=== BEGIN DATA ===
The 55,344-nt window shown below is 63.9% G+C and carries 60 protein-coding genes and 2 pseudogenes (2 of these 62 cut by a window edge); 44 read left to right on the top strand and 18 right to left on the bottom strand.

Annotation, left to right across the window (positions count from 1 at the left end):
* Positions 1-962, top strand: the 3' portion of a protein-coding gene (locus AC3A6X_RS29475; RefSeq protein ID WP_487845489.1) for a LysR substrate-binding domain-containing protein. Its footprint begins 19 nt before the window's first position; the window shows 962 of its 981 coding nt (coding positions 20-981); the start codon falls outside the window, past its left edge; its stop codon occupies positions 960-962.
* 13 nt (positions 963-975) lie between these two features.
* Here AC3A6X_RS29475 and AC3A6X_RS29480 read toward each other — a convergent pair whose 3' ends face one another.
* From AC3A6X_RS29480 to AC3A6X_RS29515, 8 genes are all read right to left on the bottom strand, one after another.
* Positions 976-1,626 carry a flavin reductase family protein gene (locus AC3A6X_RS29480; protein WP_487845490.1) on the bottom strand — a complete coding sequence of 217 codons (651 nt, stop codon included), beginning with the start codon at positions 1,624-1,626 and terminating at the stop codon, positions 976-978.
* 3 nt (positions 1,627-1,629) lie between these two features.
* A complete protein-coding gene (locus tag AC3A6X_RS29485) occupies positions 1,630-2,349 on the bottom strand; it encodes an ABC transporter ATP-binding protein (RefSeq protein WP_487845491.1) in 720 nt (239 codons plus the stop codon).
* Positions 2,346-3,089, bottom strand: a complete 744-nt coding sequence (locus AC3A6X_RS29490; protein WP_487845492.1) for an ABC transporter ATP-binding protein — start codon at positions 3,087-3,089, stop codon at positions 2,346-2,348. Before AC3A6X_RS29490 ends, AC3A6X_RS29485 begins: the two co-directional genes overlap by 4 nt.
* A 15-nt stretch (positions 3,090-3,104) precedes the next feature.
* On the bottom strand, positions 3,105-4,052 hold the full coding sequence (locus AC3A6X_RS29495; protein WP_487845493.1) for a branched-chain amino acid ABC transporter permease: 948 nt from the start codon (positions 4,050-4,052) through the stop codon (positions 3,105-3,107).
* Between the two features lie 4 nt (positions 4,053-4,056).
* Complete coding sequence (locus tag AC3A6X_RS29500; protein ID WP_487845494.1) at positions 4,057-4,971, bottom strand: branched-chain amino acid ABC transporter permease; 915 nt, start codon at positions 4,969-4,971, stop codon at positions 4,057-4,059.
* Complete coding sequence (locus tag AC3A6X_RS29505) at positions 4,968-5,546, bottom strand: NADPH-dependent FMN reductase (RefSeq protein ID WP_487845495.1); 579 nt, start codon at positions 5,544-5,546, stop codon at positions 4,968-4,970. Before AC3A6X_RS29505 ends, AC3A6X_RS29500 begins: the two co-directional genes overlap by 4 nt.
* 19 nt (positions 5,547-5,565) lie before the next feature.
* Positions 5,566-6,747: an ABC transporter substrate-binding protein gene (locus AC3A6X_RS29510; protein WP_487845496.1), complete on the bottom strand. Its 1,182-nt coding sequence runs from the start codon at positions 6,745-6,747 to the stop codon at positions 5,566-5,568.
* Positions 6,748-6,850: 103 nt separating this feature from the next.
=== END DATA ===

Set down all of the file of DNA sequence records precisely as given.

The 55,344-nt window shown below is 63.9% G+C and carries 60 protein-coding genes and 2 pseudogenes (2 of these 62 cut by a window edge); 44 read left to right on the top strand and 18 right to left on the bottom strand.

Annotation, left to right across the window (positions count from 1 at the left end):
* Positions 1-962, top strand: the 3' portion of a protein-coding gene (locus AC3A6X_RS29475; RefSeq protein ID WP_487845489.1) for a LysR substrate-binding domain-containing protein. Its footprint begins 19 nt before the window's first position; the window shows 962 of its 981 coding nt (coding positions 20-981); the start codon falls outside the window, past its left edge; its stop codon occupies positions 960-962.
* 13 nt (positions 963-975) lie between these two features.
* Here AC3A6X_RS29475 and AC3A6X_RS29480 read toward each other — a convergent pair whose 3' ends face one another.
* From AC3A6X_RS29480 to AC3A6X_RS29515, 8 genes are all read right to left on the bottom strand, one after another.
* Positions 976-1,626 carry a flavin reductase family protein gene (locus AC3A6X_RS29480; protein WP_487845490.1) on the bottom strand — a complete coding sequence of 217 codons (651 nt, stop codon included), beginning with the start codon at positions 1,624-1,626 and terminating at the stop codon, positions 976-978.
* 3 nt (positions 1,627-1,629) lie between these two features.
* A complete protein-coding gene (locus tag AC3A6X_RS29485) occupies positions 1,630-2,349 on the bottom strand; it encodes an ABC transporter ATP-binding protein (RefSeq protein WP_487845491.1) in 720 nt (239 codons plus the stop codon).
* Positions 2,346-3,089, bottom strand: a complete 744-nt coding sequence (locus AC3A6X_RS29490; protein WP_487845492.1) for an ABC transporter ATP-binding protein — start codon at positions 3,087-3,089, stop codon at positions 2,346-2,348. Before AC3A6X_RS29490 ends, AC3A6X_RS29485 begins: the two co-directional genes overlap by 4 nt.
* A 15-nt stretch (positions 3,090-3,104) precedes the next feature.
* On the bottom strand, positions 3,105-4,052 hold the full coding sequence (locus AC3A6X_RS29495; protein WP_487845493.1) for a branched-chain amino acid ABC transporter permease: 948 nt from the start codon (positions 4,050-4,052) through the stop codon (positions 3,105-3,107).
* Between the two features lie 4 nt (positions 4,053-4,056).
* Complete coding sequence (locus tag AC3A6X_RS29500; protein ID WP_487845494.1) at positions 4,057-4,971, bottom strand: branched-chain amino acid ABC transporter permease; 915 nt, start codon at positions 4,969-4,971, stop codon at positions 4,057-4,059.
* Complete coding sequence (locus tag AC3A6X_RS29505) at positions 4,968-5,546, bottom strand: NADPH-dependent FMN reductase (RefSeq protein ID WP_487845495.1); 579 nt, start codon at positions 5,544-5,546, stop codon at positions 4,968-4,970. Before AC3A6X_RS29505 ends, AC3A6X_RS29500 begins: the two co-directional genes overlap by 4 nt.
* 19 nt (positions 5,547-5,565) lie before the next feature.
* Positions 5,566-6,747: an ABC transporter substrate-binding protein gene (locus AC3A6X_RS29510; protein WP_487845496.1), complete on the bottom strand. Its 1,182-nt coding sequence runs from the start codon at positions 6,745-6,747 to the stop codon at positions 5,566-5,568.
* Positions 6,748-6,850: 103 nt separating this feature from the next.